Wex Photo Video is launching a series of short films and an exhibition showcasing the work of five photographers who overcame significant personal challenges in order to create their body of work.

More Than An Image 2017 follows the work of photographers Ian Treherne, Jim Mortram, Hannah Laycock, Giles Duley and Daniel Regan.

Wex says the exhibition is intended to explore the reasons behind why we take photos, and the stories behind a photographer’s work.

The shot films will be published online each week from Monday 16 October, and an exhibition of the photographers’ images will debut in November. The first films for release will be by Ian Treherne and Jim Mortram.

Wex Photo Video – More Than An Image

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The Blind Photographer, Ian Treherne

Ian was born profoundly deaf and has used film and photography from childhood to help him cope with anxiety and isolation.

When, aged 15, Ian was diagnosed with retinitis pigmentosa, a degenerative eye disease that will eventually lead to him losing his vision entirely, he became determined to forge a career in photography.

His work is evocative and challenging, with a unique style that reflects the limited field of his own vision. The camera acts as an equaliser for Ian, as looking through the lens allows a similar limited field of vision as he experiences in his daily life.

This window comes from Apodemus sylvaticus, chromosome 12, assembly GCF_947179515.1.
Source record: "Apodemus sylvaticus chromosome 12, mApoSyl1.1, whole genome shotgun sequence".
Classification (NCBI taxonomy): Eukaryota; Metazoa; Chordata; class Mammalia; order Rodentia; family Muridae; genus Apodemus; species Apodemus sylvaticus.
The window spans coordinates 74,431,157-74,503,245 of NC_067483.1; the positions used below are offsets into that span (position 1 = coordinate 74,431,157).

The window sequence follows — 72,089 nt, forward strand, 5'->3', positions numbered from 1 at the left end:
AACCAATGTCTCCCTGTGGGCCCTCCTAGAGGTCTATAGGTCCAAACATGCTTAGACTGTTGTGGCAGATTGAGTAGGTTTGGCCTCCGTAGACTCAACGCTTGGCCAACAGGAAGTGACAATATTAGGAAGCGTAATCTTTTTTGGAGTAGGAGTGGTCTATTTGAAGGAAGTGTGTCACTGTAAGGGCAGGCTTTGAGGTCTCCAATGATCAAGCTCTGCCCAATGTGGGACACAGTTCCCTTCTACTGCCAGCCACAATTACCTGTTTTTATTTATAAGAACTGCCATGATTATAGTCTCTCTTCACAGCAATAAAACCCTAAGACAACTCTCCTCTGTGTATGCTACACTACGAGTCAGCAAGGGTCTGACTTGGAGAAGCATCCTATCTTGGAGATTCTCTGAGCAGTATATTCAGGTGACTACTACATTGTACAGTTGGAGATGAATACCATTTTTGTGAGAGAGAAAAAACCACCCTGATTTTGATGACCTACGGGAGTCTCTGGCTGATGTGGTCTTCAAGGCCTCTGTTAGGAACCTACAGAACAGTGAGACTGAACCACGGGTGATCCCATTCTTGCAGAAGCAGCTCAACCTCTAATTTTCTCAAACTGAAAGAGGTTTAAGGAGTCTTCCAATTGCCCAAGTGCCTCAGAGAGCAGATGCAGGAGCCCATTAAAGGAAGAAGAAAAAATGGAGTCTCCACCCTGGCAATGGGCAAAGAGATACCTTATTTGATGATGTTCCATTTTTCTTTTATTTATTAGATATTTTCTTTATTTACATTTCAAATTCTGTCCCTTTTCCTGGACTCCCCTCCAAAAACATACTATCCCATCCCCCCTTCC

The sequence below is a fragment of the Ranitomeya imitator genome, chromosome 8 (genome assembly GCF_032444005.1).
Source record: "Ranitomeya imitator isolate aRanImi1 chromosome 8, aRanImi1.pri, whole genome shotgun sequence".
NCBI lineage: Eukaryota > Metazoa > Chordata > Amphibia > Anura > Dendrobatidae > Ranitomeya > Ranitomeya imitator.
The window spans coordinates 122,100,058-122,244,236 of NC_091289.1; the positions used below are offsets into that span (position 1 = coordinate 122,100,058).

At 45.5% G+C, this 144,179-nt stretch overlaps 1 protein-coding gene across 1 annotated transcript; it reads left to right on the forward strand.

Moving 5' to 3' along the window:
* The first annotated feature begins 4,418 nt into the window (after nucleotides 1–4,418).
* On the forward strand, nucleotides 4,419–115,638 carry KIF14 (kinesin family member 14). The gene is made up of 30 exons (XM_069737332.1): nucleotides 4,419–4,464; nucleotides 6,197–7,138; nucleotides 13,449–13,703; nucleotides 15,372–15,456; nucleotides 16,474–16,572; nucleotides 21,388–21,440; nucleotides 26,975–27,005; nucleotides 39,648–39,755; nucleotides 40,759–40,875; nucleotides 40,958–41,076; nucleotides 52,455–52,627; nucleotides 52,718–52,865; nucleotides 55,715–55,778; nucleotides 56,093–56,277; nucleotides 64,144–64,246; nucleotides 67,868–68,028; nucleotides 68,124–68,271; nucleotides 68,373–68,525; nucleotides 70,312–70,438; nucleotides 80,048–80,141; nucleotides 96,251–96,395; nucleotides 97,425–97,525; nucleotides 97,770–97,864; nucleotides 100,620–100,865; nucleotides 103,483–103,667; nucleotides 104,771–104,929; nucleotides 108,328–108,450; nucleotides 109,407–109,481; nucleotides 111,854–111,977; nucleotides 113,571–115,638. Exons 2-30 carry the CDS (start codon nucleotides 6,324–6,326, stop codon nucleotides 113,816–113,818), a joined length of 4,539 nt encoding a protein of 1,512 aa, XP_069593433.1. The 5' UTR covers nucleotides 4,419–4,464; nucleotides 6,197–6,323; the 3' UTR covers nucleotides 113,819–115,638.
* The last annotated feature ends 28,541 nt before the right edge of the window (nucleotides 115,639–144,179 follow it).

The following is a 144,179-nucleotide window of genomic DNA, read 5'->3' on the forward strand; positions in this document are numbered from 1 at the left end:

Ian uses photography as a tool to compensate for his lack of sight, helping him to express himself and connect with the world on his own terms.

It helps him combat the sense of isolation, anxiety and stress brought about by his condition and to confront and come to terms with the reality of one day losing his eyesight completely.

A Duty of Care, Jim Mortram

Jim Mortram is the creator of Small Town Inertia, an award-winning documentary and portraiture series focusing on the market town of Dereham, Norfolk.

Having been a carer for his mother from a young age, Jim developed an anxiety disorder so severe that he didn’t speak for almost a year.

Being loaned a camera by a school friend arrested his descent into depression and near total isolation, ultimately providing a lifeline to his community and a sense of belonging for himself.

Initially using the camera for his own recovery, Jim now turns the lens on those living on the margins of society, highlighting the need, fear and daily battles that might otherwise go unnoticed.

The first film will be launched online on Monday 16 October, with films released weekly until 13 November. The exhibition of their images will go on display from 1 November at the new flagship London Wex Photo Video store, due to open at the end of October.

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